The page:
Jimmy Choo Man ~ fragrance review

Jimmy Choo Man

Jimmy Choo has launched its first fragrance for men: Jimmy Choo Man.1 Here are some choice tidbits from the PR campaign: “This is a fragrance for the man who goes out with the Jimmy Choo woman” (sort of limits your customer base, no?) and “He is confident, sensual, he is tough and still romantic, and he is the counterpart to the Jimmy Choo woman, who is sexy and powerful. He’s a cosmopolitan Mayfair playboy.”2 I’m visualizing a douchebag…as written up by a computer program.

Currently, it seems ALL male and female perfume inspirations are, above all else, POWERFUL. Power trumps ease, contentment, happiness…

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Tom Ford Private Blend Tuscan Leather & Acqua di Parma Colonia Leather ~ fragrance reviews

Buffalo bag

Last year I bought a new bag made of American buffalo hide to replace my ancient black calfskin bag that has traveled around the globe with me for ages (and is now retired and ‘resting’ in a cabinet). The moment I held the new bag I felt guilty, for buffaloes are one of my favorite animals. I get excited, and am emotionally moved, to be in the presence of these “beasts” that have always symbolized, for me, the part of the U.S. I love most, the West. Since getting my new bag, I’ve been in two car accidents (only my car was injured) and lost two jobs. Am I cursed? Are the buffalo spirits I’ve always admired pissed off, feeling betrayed — egged on by cows (“He never worries much about US!”) Anyway, I’ve not used the new bag at all; it sits pristine in my closet, encased in a soft wool sweater.

I like leather fragrances as I like amber and tobacco perfumes: I need only ONE specimen of each in my perfume collection.1 Likewise, I need only one leather bag (I like simplicity); testing these two leather perfumes has led me back to my bison bag, whose aroma is still present…

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Maison Francis Kurkdjian Pluriel Masculin ~ fragrance review

Most fougère fragrances are overtly manly and smell old fashioned to contemporary “noses.” When I smell a classic fougère, I think of a well-off/well-fed, outdoorsy, conservatively dressed and groomed man of a certain age, who, when not traipsing through wet woods hunting or hiking, holds court in a plaid-rich den (in a log cabin if resources allow) with one hand clutching a whiskey and the other resting on the forehead of a happy Labrador retriever. Let’s call this guy Traditional. The only fougère perfume I truly loved is extinct: Houbigant Fougère Royale (I don’t much care for the reissue) — it conjured the outdoors, but was dry and buoyant, not soggy.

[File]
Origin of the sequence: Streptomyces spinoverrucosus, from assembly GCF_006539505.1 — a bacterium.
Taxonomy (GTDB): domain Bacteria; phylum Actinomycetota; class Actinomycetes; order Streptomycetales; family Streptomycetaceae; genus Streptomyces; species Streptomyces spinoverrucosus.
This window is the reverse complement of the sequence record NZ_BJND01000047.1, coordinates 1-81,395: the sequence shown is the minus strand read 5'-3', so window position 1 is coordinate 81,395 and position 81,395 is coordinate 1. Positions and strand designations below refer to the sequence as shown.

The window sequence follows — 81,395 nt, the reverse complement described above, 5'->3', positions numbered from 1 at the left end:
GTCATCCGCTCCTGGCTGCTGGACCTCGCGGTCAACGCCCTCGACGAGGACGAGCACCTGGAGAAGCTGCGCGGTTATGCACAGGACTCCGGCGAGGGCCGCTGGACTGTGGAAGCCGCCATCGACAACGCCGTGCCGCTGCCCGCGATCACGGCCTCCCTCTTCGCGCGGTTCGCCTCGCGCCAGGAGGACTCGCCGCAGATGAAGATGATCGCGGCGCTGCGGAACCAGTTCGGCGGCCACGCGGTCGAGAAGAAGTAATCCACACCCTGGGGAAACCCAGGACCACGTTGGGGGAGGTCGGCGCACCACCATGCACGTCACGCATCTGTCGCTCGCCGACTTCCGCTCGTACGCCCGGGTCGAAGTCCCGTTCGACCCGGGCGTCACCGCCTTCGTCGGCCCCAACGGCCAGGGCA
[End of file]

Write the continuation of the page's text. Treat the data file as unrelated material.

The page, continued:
Maison Francis Kurkdjian just released a new fougère fragrance, Pluriel Masculin: a man can be “one and many things at the same time” sayeth Kurkdjian…

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Tom Ford Patchouli Absolu ~ fragrance review

Tom Ford Patchouli Absolu, Catherine Deneuve and a Neanderthal

How many people know what REAL patchouli smells like? It seems fewer and fewer perfumistas have smelled “dirty” natural patchouli. The patchouli most used in perfumes these days is clean and crease-less, its damp/dank, earthy/root-y character has been dimmed or eliminated. Brutish, chest-thumping patchouli has been replaced in designer fragrances with patchouli that could be characterized as either an elegant lady or a freshly laundered, cuddly teddy bear who has cocoa-scented breath, with a dab of vanilla extract behind each ear.

Tom Ford Patchouli Absolu doesn’t go the ladylike or gourmand routes; its patchouli retains a natural “edge.” If real patchouli is Homo neanderthalensis and contemporary patchouli is Homo Catherine Deneuve, Tom Ford Patchouli (Absolu) is…Tom Ford himself…

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Serge Lutens Fumerie Turque ~ fragrance review

Serge Lutens Fumerie Turque with wild tobacco images

It’s been a long time since I’ve loved a new Serge Lutens perfume release. Today, I’m reviewing an eleven-year-old Lutens, a personal favorite. I’ve referenced Fumerie Turque1 in almost every tobacco-perfume review I’ve posted over the years, yet never got around to writing about it. I’m down to my last half-inch of Fumerie Turque, so it’s now or, maybe, never!

Tobacco perfumes are varied, but the actual tobacco note I smell most often in colognes is domineering. Even when surrounded by other strong fragrance notes, eventually, tobacco will triumph.

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